UC Davis School of Veterinary Medicine Veterinary Genetics Laboratory
Friesian Horse Dwarfism and Hydrocephalus

Introduction

Dwarfism and hydrocephalus are two genetic disorders of Friesian horses for which the causative mutations are known and genetic tests are available. These mutations arose spontaneously but have spread in the breed as a consequence of inbreeding. With genetic testing and proper breeding practices, the impact of these mutations can be reduced or avoided.

Dwarfism

Dwarfism in Friesians is characterized by a disproportionate growth with reduced bone length of limbs and ribs while the size of the head and length of back are normal. Microscopic analysis of growth plates in affected animals shows irregular transition from cartilage to bone and abnormal arrangements of chondrocytes (cartilage cells). Affected horses have hyperextension of fetlock joints of all limbs with varying degrees of severity. A mutation (c.50G>A) in exon 1 of the Beta-1,4-Galactosyltransferase 7 (B4GALT7) gene has been identified that is associated with this disorder. B4GALT7 plays an important role in proper formation of extracellular matrix, a key element for bone development. The mutation affects normal functioning of the gene which interferes with proper collagen formation.

Friesian dwarfism is inherited as a simple autosomal recessive trait. This means that affected foals have two copies of the defective gene and that the disorder occurs in males and females. It is estimated that about 12% of Friesian population are carriers (N/D) of the mutation.

The VGL offers a genetic test for Friesian dwarfism. Results from the test assist owners and breeders to identify carriers and to make informed mate selection to avoid producing affected foals. Matings between carriers should be avoided as these crosses have a 25% chance of producing affected foals. Breeding carriers to normal horses is safe and a means to maintain genetic diversity in the breed and avoid production of affected foals.

This test is recommended for Friesian and Friesian-crosses.

ORDER TEST | PRICE LIST
Allow 6-10 business days for results.

Results are reported as:

N/N

No copies of the dwarfism mutation. Horse is normal.

N/D

1 copy of the dwarfism mutation. Horse is normal but is a carrier.

D/D

2 copies of the dwarfism mutation. Horse is affected.

Hydrocephalus

Hydrocephalus is a condition characterized by excessive accumulation of fluid in the brain that results in severe cranial distension. It is thought to occur because of an abnormal narrowing of the jugular foramen (opening at the base of the skull) and can lead to dystocia in dams pregnant with affected foals. This condition often causes foals to be stillborn or to be euthanized at birth due to problems during parturition. A mutation (c.1423C>T) in exon 12 of the β-1,3-N-acetylgalactosaminyltransferase 2 (B3GALT2) gene has been identified that is associated with this disorder. The mutation does not allow for the full-length protein to be produced which compromises its normal function. Mutations in this gene also cause muscular dystrophy-dystroglycanopathy with brain abnormalities in humans.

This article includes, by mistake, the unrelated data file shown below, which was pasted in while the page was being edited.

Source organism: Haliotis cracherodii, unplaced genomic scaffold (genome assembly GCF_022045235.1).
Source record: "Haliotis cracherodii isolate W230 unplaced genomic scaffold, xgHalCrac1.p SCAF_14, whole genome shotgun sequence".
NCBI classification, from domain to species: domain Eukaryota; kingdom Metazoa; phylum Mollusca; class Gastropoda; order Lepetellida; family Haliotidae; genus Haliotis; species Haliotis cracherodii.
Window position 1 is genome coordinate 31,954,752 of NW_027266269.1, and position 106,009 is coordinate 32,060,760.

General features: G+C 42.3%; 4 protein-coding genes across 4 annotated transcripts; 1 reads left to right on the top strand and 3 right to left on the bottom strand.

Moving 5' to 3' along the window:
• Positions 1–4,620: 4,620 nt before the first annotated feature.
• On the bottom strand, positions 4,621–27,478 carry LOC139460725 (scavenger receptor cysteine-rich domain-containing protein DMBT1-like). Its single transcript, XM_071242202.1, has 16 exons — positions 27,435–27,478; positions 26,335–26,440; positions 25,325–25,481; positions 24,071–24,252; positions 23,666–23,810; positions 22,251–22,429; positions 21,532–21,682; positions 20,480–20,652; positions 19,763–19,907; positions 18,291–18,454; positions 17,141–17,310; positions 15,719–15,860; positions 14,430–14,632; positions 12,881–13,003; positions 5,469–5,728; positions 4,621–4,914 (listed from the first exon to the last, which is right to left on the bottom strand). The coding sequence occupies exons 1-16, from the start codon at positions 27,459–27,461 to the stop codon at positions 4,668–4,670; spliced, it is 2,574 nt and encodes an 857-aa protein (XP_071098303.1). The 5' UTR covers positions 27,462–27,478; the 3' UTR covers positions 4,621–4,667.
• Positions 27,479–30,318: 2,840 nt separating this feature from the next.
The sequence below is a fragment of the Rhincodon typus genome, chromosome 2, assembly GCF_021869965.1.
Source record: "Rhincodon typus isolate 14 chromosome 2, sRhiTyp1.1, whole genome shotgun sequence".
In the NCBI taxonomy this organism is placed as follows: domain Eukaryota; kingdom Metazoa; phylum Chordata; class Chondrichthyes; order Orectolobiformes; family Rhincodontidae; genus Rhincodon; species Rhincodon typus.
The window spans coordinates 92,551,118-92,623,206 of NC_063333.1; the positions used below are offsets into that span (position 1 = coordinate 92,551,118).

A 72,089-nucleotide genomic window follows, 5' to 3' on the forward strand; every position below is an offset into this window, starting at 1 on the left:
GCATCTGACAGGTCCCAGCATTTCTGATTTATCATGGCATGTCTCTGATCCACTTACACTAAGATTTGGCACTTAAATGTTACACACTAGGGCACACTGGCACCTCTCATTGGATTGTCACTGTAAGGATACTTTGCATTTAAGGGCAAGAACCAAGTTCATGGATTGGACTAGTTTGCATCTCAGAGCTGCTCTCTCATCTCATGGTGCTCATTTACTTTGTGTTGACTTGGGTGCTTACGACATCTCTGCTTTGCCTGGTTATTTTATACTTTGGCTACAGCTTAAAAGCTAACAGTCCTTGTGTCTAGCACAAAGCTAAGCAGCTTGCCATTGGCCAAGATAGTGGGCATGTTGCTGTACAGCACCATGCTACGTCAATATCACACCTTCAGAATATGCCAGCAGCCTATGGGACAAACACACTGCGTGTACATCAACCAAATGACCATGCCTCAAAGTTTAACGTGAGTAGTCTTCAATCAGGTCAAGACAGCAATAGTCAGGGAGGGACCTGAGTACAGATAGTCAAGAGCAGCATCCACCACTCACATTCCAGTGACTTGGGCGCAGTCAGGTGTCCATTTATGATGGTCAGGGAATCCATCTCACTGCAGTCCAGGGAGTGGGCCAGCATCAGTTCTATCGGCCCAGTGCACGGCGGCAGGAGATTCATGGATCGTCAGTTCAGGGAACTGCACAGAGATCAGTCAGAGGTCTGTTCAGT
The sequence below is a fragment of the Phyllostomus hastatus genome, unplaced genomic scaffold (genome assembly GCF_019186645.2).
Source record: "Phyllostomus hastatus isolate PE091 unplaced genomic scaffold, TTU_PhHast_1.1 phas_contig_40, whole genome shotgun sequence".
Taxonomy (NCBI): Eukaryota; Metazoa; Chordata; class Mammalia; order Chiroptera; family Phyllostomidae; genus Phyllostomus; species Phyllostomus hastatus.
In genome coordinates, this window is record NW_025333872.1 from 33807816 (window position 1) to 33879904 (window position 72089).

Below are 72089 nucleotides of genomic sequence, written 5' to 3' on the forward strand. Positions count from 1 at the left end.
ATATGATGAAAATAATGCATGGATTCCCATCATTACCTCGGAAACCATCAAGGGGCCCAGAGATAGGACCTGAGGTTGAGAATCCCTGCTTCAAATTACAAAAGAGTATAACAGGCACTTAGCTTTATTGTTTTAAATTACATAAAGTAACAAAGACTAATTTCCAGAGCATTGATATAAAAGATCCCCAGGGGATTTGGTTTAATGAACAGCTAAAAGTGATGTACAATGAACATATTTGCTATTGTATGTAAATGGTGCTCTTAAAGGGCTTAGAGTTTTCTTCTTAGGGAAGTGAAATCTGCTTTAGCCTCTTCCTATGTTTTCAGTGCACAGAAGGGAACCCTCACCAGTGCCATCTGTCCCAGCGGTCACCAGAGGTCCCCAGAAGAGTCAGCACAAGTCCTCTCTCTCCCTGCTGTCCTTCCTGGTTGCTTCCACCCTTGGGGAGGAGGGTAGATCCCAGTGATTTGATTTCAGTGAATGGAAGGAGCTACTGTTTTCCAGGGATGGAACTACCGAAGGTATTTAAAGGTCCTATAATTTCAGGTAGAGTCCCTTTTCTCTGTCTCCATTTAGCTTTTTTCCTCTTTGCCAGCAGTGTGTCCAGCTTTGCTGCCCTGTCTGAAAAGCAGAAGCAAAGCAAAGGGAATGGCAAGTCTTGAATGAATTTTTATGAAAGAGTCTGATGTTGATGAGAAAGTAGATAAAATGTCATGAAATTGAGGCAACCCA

Friesian hydrocephalus is inherited as an autosomal recessive trait. This means that affected foals have two copies of the defective gene and that the disorder occurs in males and females. It is estimated that about 17% of Friesian horses are carriers (N/H).

The VGL offers a genetic test for Friesian hydrocephalus.  Results from the test assist owners and breeders to identify carriers and to make informed mate selection to avoid producing affected foals. Matings between carriers should be avoided as these crosses have a 25% chance of producing affected foals. Breeding carriers to normal horses is safe and a means to maintain genetic diversity in the breed and avoid production of affected foals.

This test is recommended for Friesian and Friesian-crosses.

ORDER TEST | PRICE LIST
Allow 6-10 business days for results.

Results are reported as:

N/N

No copies of the hydrocephalus mutation. Horse is normal.

N/H

1 copy of the hydrocephalus mutation. Horse is normal but is a carrier.

H/H

2 copies of the hydrocephalus mutation. Horse is affected.

References:

Back W., van der Lugt J.J., Nikkels P.G., van den Belt A.J., van der Kolk J.H. & Stout T.A. (2008) Phenotypic diagnosis of dwarfism in six Friesian horses. Equine Vet J 40, 282-7.

Boerma S., Back W. & Sloet van Oldruitenborgh-Ossterbaan M.M. (2012) The Friesian horse breed: a clinical challenge to the equine veterinarian? Equine Veterinary Education 24, 66-71.

Ducro B.J., Schurink A., Bastiaansen J.W., Boegheim I.J., van Steenbeek F.G., Vos-Loohuis M., Nijman I.J., Monroe G.R., Hellinga I., Dibbits B.W., Back W. & Leegwater P.A. (2015) A nonsense mutation in B3GALNT2 is concordant with hydrocephalus in Friesian horses. BMC Genomics 16, 761.

Leegwater P.A., Vos-Loohuis M., Ducro B.J., Boegheim I.J., van Steenbeek F.G., Nijman I.J., Monroe G.R., Bastiaansen J.W., Dibbits B.W., van de Goor L.H., Hellinga I., Back W. & Schurink A. (2016) Dwarfism with joint laxity in Friesian horses is associated with a splice site mutation in B4GALT7. BMC Genomics 17: 839. doi 10.1186/s12864-016-3186-0.

Sipma K.D., Cornillie P., Saulez M.N., Stout T.A., Voorhout G. & Back W. (2013) Phenotypic characteristics of hydrocephalus in stillborn Friesian foals.
Vet Pathol 50, 1037-42.

 
Veterinary Genetics Laboratory, Tel 530-752-2211, Email VGL